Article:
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8 Tips for New Techs (So You Don’t Get Fired)
If you are new to the trade, I'd like to welcome you. Like many skilled trades, the HVAC/R trade has many opportunities and can help you make a good living.
If you are young and new to the trade, we need you. We are grateful to have you. However, if you aren't thoughtful, you might get fired.
I don't mean to offend anyone when I say that. Millennials and Gen Zers often just have a different way of looking at work than their Gen X bosses and trainers. That's not a bad thing, but being successful in the trade requires a good work ethic; you may have to adjust some of your habits to fit the ethos of the trade.
Here are my 8 top tips for new techs to help you make your HVAC career a great one:
#8 – Act interested (even when you aren't)
I know sometimes your trainer can be boring, but when he is talking, look alive. Literally, I've seen apprentices and wondered if they were actually dead: smelly, unresponsive… you get it.
A good trainer does a lot more than give you the answers. They invest in you and try to set you up for success. When someone is attempting to invest in you, it's important that you listen up and pay them the respect they deserve.
#7 – Learn the names of basic tools
I know it can be difficult to keep all the tools straight if you are new, but try to remember the basics. Read up enough so that when your trainer asks for “channel locks,” you don't say, “What's that?”
#6 – Keep the music off and the earbuds out
I understand that music and podcasts help you pass the time. However, our work requires us to focus and be aware of our surroundings. You could miss a weird noise that could help you with your diagnosis. The bottom line is that work isn't the time to be distracted for any reason.
I'll make an exception to this rule if you're listening to the HVAC School podcast… then it's OK.
#5 – Ask questions and listen carefully to the answers
I think it's great to ask questions. That shows that you're putting forth an effort to learn the material.
A general rule for asking questions is that you should listen more than you talk. Ask questions intentionally, and try to absorb everything you can from your trainer's answer. Give eye contact when your manager or trainer is speaking.
If you don't understand something, be specific about the part you aren't grasping. “I don't get it” means very little and doesn't allow your trainer to get to the root of your confusion.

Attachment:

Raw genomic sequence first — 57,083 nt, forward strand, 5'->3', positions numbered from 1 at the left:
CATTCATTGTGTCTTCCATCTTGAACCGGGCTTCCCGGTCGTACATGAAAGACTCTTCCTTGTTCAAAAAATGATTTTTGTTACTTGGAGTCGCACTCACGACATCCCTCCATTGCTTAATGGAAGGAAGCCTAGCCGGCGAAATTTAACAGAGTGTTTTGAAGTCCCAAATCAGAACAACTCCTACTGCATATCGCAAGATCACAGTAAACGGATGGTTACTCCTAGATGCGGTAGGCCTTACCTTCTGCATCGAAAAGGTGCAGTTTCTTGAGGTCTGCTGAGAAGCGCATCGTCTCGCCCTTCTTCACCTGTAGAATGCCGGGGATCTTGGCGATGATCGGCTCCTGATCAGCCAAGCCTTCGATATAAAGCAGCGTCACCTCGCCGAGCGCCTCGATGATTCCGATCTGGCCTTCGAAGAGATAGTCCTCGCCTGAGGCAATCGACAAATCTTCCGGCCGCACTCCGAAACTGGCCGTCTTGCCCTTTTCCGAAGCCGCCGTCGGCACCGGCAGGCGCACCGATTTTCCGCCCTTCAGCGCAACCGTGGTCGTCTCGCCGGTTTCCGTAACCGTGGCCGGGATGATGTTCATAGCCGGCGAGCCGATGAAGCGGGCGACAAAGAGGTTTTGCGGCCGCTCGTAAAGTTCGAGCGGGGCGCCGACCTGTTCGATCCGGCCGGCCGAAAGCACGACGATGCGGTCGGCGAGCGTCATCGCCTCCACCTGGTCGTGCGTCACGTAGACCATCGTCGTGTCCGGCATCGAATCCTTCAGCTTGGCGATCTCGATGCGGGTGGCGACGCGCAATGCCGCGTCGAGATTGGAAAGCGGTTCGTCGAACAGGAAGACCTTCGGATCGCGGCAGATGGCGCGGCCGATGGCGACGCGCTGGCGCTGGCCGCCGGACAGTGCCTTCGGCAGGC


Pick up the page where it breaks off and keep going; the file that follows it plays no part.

#4 – Repeat back what you heard
Repeating what your instructor said can help clarify confusing information AND commit it to your memory.
Simply say, “I want to make sure I understood you correctly,” and repeat back what you understood. If you just say “OK,” to something that you didn't fully understand, then your instructor can't reinforce that new information and make it easier to understand.
#3 – Look professional
I don't care if your boss or trainer looks like a slob; YOU dress according to the company policy and come to work looking well kept.
Obviously, you need to dress job-appropriate, but people naturally respect someone who has a professional appearance. Make sure you wear a clean shirt and keep your hair neat and tidy. Professionalism is also important to customers, and the way you look WILL influence their first impression of you.
#2 – Show up on time
Show up to work 15 minutes early. Show up 30 minutes early! Whatever you do, do NOT show up late; tardiness comes across as disrespectful, especially if it becomes a pattern.
Punctuality isn't complicated, and bad traffic isn't a valid excuse. If you're accustomed to being “fashionably late” in other aspects of life, try to remember the rule of thumb that “5 minutes early is 10 minutes late.” That way, you give yourself some wiggle room for traffic and other inconveniences.
#1 – STAY OFF YOUR PHONE (unless you're using it for diagnosis)
Your friends, Facebook, and Snapchat can all wait. Give your work your full attention while at work.
If you're just sitting around because you don't have any tasks at the moment, try to tidy up your van or read some books about the trade. I highly recommend Refrigeration and Air Conditioning Technology (RACT manual) for everyone and Dick Wirz's Commercial Refrigeration for Air Conditioning Technicians for those of you who work in refrigeration.
The only time it's acceptable to use your phone is if you're using it for diagnosis (such as using measureQuick, the Danfoss Reftools app, a calculator, etc.) or educational purposes.
Oh, and while you're at it, get good at working on and installing HVAC/R systems. That helps as well.
P.S. – If you're interested in the trade and want a lighthearted look at what you can expect as an apprentice, check out THIS video.